Any gap between assets and liabilities will be influenced by the value that can be recovered from almost $5.4bn that FTX and Alameda invested in almost 500 crypto companies and venture capital funds, according to the records seen by the FT.

The largest of those investments is $1.15bn that Alameda ploughed into crypto mining group Genesis Digital Assets between August 2021 and April 2022, the records show.

Publicly traded mining companies have sold off sharply over the past year as the crypto market has declined. The HashRate crypto mining index, which tracks such stocks, is down 75 per cent since August 2021. Genesis did not immediately respond to a request for comment.

The records also list more than $1bn invested across about 40 funds run by venture capital firms, including some that were investors in FTX such as Sequoia Capital. Those holdings include a $300mn investment by Alameda in K5 Global, the firm run by Michael Kives. The investment amounts to 30 per cent of K5’s general partnership, and $225mn of the total sits in Elon Musk’s SpaceX and Boring Company, and other unidentified businesses, according to the records.

Earlier this year, texts released during Musk’s litigation with Twitter showed Kives suggesting Bankman-Fried as a co-investor in the social media company. Musk was dismissive of the FTX founder and ultimately took money from the head of rival exchange Binance, Changpeng Zhao.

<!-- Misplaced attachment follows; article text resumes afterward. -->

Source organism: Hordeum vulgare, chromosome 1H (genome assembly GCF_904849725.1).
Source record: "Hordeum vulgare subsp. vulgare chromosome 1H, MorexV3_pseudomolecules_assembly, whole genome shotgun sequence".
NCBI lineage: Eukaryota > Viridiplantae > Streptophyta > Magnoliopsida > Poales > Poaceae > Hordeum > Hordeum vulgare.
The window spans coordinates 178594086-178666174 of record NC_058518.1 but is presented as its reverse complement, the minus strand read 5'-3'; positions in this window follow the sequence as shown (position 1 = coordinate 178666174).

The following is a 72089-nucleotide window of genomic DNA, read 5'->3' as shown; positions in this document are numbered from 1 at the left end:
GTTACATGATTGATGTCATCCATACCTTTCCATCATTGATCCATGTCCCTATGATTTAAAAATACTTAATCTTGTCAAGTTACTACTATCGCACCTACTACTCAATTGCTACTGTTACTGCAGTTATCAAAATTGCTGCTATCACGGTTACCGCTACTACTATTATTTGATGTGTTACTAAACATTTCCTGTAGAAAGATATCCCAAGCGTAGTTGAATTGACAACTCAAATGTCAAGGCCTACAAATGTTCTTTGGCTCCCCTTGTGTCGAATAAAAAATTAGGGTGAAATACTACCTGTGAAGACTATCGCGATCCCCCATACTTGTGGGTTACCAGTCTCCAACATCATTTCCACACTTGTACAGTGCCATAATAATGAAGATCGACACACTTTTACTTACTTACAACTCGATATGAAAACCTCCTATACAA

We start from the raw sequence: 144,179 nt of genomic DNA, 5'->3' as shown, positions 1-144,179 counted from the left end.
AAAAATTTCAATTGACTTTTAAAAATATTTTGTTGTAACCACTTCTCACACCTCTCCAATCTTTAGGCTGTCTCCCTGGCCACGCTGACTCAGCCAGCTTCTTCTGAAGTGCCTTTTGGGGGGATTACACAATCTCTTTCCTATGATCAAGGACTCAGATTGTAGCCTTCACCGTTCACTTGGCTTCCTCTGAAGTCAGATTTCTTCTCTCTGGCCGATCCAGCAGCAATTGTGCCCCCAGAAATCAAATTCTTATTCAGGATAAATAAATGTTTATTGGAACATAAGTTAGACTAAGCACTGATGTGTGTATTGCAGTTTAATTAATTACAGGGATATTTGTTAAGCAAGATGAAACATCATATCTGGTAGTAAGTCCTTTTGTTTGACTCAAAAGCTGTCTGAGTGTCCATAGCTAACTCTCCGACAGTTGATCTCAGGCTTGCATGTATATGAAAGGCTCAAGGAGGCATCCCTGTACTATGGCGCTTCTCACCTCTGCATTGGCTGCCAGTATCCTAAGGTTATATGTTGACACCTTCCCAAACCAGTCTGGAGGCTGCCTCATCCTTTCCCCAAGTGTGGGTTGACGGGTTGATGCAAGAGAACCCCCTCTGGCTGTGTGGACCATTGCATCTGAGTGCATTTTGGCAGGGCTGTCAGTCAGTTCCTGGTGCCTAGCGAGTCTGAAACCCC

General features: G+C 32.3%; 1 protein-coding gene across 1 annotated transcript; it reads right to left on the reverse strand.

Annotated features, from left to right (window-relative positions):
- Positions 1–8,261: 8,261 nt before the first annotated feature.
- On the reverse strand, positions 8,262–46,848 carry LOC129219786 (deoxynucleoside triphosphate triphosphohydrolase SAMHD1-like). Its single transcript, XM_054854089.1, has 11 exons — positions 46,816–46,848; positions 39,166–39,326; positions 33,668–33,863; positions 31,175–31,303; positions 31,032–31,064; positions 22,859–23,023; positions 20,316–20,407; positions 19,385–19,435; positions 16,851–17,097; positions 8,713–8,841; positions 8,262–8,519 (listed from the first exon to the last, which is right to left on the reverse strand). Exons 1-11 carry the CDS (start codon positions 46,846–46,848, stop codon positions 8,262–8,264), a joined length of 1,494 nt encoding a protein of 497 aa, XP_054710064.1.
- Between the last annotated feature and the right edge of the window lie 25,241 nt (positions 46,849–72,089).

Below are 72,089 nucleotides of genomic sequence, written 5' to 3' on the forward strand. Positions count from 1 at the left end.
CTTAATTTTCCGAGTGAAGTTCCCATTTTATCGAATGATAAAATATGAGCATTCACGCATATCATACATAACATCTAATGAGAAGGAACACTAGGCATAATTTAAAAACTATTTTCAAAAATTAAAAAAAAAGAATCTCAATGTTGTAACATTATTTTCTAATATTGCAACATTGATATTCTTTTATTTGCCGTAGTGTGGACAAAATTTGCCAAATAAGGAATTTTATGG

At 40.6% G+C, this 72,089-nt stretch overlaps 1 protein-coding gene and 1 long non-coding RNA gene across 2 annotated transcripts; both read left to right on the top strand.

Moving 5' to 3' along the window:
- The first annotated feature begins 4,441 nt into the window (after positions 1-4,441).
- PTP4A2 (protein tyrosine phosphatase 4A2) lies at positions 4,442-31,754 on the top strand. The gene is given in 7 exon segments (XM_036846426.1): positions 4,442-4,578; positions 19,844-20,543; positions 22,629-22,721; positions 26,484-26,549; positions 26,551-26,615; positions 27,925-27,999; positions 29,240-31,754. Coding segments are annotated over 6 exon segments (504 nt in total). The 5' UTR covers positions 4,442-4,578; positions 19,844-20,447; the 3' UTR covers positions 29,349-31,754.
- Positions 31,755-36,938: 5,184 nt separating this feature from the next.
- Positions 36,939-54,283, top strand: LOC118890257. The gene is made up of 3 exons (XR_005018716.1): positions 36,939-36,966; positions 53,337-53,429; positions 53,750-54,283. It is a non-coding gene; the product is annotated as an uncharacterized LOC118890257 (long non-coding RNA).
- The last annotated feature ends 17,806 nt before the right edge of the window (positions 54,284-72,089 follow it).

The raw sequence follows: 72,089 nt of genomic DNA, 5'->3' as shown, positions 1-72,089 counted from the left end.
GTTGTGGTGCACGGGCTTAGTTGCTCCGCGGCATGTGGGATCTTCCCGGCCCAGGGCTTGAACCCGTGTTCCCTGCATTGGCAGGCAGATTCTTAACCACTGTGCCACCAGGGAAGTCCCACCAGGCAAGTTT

Other big bets detailed in the records include a $500mn investment in Anthropic, an artificial intelligence “safety and research company”, made by Bankman-Fried through Alameda earlier this year. Anthropic did not immediately respond to a request for comment.

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Sam Bankman-Fried’s $32bn FTX Crypto Empire Files for Bankruptcy





FTX, the once high-flying crypto currency group, has filed for bankruptcy protection in the US, marking a stunning collapse of the $32bn empire built by the colourful 30-year-old entrepreneur Sam Bankman-Fried.

The filing in Delaware federal court on Friday included the main FTX international exchange, a US crypto marketplace, Bankman-Fried’s proprietary trading group Alameda Research and about 130 affiliated companies.

FTX’s failure came after Bankman-Fried desperately sought billions of dollars to save the exchange this week after it was unable to meet a torrent of customer withdrawals in a run prompted by concerns over its financial health and links to Alameda.

The collapse of such a prominent group, which advertised during the US Superbowl and whose shorts-wearing, charismatic founder was a leading donor to the Democratic party, has rocked the notoriously volatile crypto industry.

Bitcoin dropped 5 per cent to a fresh two-year low of $16,492 after the FTX bankruptcy was announced. Changpeng Zhao, chief executive of Binance, earlier on Friday said the fall of FTX left crypto facing a financial crisis akin to 2008 and that more businesses could fail in its wake.